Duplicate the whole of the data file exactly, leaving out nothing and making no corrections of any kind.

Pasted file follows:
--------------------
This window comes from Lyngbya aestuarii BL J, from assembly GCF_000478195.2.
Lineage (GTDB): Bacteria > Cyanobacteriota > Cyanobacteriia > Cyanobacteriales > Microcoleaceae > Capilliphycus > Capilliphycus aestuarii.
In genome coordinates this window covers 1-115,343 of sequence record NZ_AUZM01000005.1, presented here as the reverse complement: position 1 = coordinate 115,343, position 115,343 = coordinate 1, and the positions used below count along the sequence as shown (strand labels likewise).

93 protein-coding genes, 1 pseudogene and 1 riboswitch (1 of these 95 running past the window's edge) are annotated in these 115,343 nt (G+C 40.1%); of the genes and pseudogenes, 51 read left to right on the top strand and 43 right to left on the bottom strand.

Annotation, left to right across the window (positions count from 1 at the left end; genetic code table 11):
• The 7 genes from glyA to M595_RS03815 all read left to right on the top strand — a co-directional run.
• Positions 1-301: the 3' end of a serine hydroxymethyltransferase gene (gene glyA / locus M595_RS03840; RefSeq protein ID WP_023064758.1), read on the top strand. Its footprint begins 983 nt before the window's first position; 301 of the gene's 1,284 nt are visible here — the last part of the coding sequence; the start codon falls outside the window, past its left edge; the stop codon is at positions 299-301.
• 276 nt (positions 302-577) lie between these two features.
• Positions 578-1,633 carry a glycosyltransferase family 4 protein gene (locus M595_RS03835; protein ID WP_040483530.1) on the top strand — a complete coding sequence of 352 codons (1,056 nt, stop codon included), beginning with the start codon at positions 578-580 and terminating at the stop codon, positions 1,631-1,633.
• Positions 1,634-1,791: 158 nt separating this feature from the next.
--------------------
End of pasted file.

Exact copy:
This window comes from Lyngbya aestuarii BL J, from assembly GCF_000478195.2.
Lineage (GTDB): Bacteria > Cyanobacteriota > Cyanobacteriia > Cyanobacteriales > Microcoleaceae > Capilliphycus > Capilliphycus aestuarii.
In genome coordinates this window covers 1-115,343 of sequence record NZ_AUZM01000005.1, presented here as the reverse complement: position 1 = coordinate 115,343, position 115,343 = coordinate 1, and the positions used below count along the sequence as shown (strand labels likewise).

93 protein-coding genes, 1 pseudogene and 1 riboswitch (1 of these 95 running past the window's edge) are annotated in these 115,343 nt (G+C 40.1%); of the genes and pseudogenes, 51 read left to right on the top strand and 43 right to left on the bottom strand.

Annotation, left to right across the window (positions count from 1 at the left end; genetic code table 11):
• The 7 genes from glyA to M595_RS03815 all read left to right on the top strand — a co-directional run.
• Positions 1-301: the 3' end of a serine hydroxymethyltransferase gene (gene glyA / locus M595_RS03840; RefSeq protein ID WP_023064758.1), read on the top strand. Its footprint begins 983 nt before the window's first position; 301 of the gene's 1,284 nt are visible here — the last part of the coding sequence; the start codon falls outside the window, past its left edge; the stop codon is at positions 299-301.
• 276 nt (positions 302-577) lie between these two features.
• Positions 578-1,633 carry a glycosyltransferase family 4 protein gene (locus M595_RS03835; protein ID WP_040483530.1) on the top strand — a complete coding sequence of 352 codons (1,056 nt, stop codon included), beginning with the start codon at positions 578-580 and terminating at the stop codon, positions 1,631-1,633.
• Positions 1,634-1,791: 158 nt separating this feature from the next.